Blu-ray Disc Features:
- Rated: R
- Run Time: 2 hours, 1 minutes
- Video: Color
- Released: December 4, 2007
- Originally Released: 1998
- Label: MGM (Video & DVD)
- Aspect Ratio: Full Frame - 1.33
- Aspect Ratio: Widescreen - 2.35
- 5.1 DTS HD Master Audio - English
- Dolby Digital 5.1 - Spanish, French
- Subtitles - English, Spanish, French - Optional
- Additional Release Material:
- Trailers: High Definition Theatrical Trailers
Performers, Cast and Crew:
Rolling Stone - 10/15/1998
"...RONIN represents an exhilarating return to form for Frankenheimer....The real deal in action fireworks..."
Entertainment Weekly - 03/05/1999
"...Bracing sequences....A welcome throwback....[De Niro] makes most recent action-movie figures look like callow jocks..." -- Rating: B+
USA Today - 10/23/1998
"...This throwback to director John Frankenheimer's vintage international thrillers has an attractively old-fashioned feel..."
New York Times - 09/25/1998
"...An extraordinary cast of actors, all on the same formidable wavelength, match wits most impressively....Mr. De Niro shows off a brooding, hard-guy panache with its own brand of international appeal..."
Uncut - 11/01/2004
"[R]uthlessly constructed, hugely entertaining..."
David Mamet wrote this screenplay under the name Richard Weisz, as a gun for hire, much like the masterless samurai of the film's title, who roamed Japan in the 19th Century, loyal only to themselves. A group of men with highly developed skills are called to a meeting in a deserted warehouse in Paris. Sam (Robert De Niro), an American, may be ex-CIA. Vincent (Jean Reno), the terminally cool Frenchman, is a mystery. Russian computer whiz Gregor (Stellan Skarsgaard) is presumably ex-KGB, and Spence (Sean Bean), a British demolitions man, and Larry (Skipp Suddith), another Yank, round out the team. They've been hired by the IRA, through liaison Deirdre (Natascha McElhone), to steal a briefcase of unknown contents somewhere in Europe. As the unit races from one spectacular location on the French Riviera to another, the body count mounts, some Russian gangsters get into the act, and the betrayals come fast and furious. In a rare comic moment, Sam stitches up his own bullet wound, and asks a friend to finish before he passes out. RONIN features an exceptional cast, sumptuous locations, and the kind of realistic car chases and action scenes that one expects from a director of John Frankenheimer's skills.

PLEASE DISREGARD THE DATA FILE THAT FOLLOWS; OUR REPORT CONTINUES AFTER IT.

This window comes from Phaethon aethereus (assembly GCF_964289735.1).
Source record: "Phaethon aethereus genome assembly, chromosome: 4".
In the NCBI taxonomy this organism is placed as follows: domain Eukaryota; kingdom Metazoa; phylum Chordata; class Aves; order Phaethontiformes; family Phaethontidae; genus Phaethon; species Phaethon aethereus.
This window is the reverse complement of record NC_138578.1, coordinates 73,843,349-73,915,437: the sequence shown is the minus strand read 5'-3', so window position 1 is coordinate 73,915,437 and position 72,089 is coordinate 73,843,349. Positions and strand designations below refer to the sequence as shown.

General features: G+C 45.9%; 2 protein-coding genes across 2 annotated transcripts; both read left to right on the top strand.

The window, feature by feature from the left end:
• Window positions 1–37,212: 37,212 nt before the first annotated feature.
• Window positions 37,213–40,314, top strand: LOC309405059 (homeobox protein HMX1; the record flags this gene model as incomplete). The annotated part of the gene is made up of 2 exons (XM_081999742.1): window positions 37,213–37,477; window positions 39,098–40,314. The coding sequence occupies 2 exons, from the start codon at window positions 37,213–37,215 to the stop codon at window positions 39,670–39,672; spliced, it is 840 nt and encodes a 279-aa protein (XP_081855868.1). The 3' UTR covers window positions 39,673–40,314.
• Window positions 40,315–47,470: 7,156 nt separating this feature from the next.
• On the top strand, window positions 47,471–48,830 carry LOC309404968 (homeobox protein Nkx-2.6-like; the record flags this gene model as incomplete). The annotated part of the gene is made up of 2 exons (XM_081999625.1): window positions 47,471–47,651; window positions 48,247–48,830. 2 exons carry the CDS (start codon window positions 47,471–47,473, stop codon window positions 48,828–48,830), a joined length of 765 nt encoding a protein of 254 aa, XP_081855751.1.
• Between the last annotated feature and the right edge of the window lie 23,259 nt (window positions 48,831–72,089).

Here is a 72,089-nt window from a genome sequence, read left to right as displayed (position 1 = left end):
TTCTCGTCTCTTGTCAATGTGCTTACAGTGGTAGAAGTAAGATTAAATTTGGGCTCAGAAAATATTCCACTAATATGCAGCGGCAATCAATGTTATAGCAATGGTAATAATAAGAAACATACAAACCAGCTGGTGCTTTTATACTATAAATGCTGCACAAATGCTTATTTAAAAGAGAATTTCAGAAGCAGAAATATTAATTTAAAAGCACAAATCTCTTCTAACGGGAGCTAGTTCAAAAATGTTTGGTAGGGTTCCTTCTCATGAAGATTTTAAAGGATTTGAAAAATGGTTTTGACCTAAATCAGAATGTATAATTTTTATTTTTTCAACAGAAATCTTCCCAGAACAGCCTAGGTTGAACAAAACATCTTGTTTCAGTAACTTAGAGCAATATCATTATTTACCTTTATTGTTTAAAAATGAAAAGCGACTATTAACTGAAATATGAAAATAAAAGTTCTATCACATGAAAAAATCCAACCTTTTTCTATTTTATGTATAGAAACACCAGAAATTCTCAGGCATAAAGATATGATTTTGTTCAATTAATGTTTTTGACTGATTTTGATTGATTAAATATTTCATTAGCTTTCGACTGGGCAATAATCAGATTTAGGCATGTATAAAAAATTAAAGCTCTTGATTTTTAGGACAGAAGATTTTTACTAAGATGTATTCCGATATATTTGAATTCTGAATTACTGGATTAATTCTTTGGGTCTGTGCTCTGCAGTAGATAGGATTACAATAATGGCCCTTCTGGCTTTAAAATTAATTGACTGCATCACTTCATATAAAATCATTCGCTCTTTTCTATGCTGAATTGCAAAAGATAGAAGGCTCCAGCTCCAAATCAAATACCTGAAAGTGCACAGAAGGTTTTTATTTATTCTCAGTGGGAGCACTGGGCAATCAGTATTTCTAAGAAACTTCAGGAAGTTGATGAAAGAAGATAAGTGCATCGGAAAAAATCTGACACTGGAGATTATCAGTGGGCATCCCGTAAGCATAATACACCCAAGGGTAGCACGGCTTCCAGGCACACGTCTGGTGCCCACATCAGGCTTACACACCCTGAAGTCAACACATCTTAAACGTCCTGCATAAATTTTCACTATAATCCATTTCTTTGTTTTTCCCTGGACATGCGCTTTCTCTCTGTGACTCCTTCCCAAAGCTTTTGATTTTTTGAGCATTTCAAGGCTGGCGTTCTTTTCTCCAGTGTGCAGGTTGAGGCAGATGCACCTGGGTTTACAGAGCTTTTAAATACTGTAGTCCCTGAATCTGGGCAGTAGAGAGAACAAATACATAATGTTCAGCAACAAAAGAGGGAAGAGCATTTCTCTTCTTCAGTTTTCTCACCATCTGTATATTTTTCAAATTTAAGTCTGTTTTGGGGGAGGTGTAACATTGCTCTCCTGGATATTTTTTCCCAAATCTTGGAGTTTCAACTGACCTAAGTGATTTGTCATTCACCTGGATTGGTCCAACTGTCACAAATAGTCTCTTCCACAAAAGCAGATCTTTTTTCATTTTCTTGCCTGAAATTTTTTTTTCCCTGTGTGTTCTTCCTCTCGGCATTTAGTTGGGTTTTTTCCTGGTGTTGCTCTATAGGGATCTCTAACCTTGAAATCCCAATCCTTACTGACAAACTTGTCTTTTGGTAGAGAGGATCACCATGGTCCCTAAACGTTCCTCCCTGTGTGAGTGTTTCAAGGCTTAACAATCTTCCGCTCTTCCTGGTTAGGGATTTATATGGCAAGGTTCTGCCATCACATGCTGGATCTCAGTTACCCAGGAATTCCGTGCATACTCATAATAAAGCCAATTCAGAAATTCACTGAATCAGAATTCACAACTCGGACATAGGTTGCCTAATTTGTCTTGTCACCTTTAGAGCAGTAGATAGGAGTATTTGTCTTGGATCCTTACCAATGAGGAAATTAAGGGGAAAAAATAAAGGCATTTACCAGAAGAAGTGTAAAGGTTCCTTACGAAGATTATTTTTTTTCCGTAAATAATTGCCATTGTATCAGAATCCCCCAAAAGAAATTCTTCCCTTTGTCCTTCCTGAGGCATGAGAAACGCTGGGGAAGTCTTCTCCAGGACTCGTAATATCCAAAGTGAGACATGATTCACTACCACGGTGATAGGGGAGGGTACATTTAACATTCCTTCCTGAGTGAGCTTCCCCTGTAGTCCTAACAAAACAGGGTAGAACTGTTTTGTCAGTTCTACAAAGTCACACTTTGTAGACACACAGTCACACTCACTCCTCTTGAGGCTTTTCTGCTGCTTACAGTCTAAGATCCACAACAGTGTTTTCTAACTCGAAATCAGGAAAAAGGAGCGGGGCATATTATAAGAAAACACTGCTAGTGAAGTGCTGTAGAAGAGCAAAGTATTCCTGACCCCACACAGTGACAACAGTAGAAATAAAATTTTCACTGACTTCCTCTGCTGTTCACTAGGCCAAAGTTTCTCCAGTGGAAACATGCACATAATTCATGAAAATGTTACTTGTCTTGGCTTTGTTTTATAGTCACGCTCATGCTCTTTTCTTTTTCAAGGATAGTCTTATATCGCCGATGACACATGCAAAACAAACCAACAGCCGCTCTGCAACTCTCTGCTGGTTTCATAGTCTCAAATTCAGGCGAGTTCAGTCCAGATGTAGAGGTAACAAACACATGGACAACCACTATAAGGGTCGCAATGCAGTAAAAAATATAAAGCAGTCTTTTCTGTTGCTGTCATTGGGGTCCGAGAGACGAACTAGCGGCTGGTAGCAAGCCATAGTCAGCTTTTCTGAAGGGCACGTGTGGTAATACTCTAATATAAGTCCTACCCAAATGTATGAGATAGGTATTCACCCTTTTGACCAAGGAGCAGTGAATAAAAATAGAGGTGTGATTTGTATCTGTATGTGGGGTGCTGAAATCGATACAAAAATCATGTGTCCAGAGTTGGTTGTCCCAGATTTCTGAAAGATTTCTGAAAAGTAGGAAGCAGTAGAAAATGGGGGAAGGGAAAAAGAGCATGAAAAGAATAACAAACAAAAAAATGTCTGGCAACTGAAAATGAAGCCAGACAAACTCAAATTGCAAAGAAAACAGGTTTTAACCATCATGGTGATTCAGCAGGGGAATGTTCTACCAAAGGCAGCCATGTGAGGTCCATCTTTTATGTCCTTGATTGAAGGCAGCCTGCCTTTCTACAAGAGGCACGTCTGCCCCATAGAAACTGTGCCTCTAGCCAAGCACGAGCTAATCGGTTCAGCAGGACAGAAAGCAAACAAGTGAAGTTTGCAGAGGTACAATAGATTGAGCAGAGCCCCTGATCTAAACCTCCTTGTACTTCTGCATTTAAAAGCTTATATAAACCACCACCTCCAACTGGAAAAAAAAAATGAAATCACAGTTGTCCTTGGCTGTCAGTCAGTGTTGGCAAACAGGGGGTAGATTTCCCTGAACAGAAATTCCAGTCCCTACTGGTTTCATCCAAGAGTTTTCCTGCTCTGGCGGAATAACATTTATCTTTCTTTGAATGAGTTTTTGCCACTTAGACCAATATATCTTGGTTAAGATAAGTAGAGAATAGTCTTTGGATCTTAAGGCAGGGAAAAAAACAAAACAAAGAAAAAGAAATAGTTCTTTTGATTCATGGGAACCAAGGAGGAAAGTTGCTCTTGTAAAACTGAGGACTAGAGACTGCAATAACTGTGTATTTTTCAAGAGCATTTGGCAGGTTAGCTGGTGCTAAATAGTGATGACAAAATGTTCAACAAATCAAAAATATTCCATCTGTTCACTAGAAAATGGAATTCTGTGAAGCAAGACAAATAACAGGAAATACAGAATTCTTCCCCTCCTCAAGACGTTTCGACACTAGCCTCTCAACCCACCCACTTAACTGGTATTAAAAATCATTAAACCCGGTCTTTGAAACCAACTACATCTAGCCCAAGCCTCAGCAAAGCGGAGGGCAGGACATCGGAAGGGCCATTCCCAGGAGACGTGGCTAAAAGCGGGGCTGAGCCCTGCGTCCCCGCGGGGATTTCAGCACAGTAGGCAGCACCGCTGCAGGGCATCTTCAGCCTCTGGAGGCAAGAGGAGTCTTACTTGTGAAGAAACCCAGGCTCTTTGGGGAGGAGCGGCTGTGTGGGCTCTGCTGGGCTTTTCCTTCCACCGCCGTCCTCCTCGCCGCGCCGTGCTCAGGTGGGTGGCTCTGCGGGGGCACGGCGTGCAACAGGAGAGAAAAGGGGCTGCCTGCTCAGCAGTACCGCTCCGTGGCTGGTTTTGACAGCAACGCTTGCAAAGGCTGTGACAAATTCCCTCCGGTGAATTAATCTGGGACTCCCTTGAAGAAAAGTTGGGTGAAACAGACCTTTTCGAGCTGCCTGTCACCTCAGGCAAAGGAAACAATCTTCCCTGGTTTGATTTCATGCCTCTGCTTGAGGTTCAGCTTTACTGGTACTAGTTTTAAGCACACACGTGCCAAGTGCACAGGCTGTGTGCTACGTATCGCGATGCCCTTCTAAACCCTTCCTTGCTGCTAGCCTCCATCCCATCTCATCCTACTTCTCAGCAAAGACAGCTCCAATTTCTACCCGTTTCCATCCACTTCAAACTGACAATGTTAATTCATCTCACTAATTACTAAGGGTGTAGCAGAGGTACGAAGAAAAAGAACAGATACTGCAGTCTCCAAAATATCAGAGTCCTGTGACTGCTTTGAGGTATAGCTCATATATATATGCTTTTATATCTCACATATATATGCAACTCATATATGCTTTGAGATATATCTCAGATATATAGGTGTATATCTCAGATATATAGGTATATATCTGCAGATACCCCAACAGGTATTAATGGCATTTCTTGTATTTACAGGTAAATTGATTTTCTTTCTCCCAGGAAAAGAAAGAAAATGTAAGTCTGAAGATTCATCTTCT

Description by 20th Century Fox Home Entertainment:
In a world where loyalties are easily abandoned and allegiances can be bought, a new and deadlier terrorist threat has emergedfree agent killers! Featuring "high-octane action" (Gene Shalit, "Today"), a "first-rate cast" (L.A. Daily News) and exhilarating car chases that "are nothing short of sensational" (The New York Times), Ronin is "the real deal in action fireworks" (Rolling Stone) directed by "a master of intelligent thrillers" (Roger Ebert). The Cold War may be over, but a new world order keeps a group of covert mercenaries employed by the highest bidder. These operatives, known as "Ronin," are assembled in France by a mysterious client for a seemingly routine mission: steal a top-secret briefcase. But the simple task soon proves explosive asother underworld organizations vie for the same prize...and to get the job done, the members of Ronin must do something they've never done before trust each other!
- Theatrical release: September 23, 1998.
- Shooting locations: Nice, Arles, Villefranche-sur-mer, and Paris, France.
- Frankenheimer spent years living in France, some of them studying at the fame Cordon Bleu culinary academy.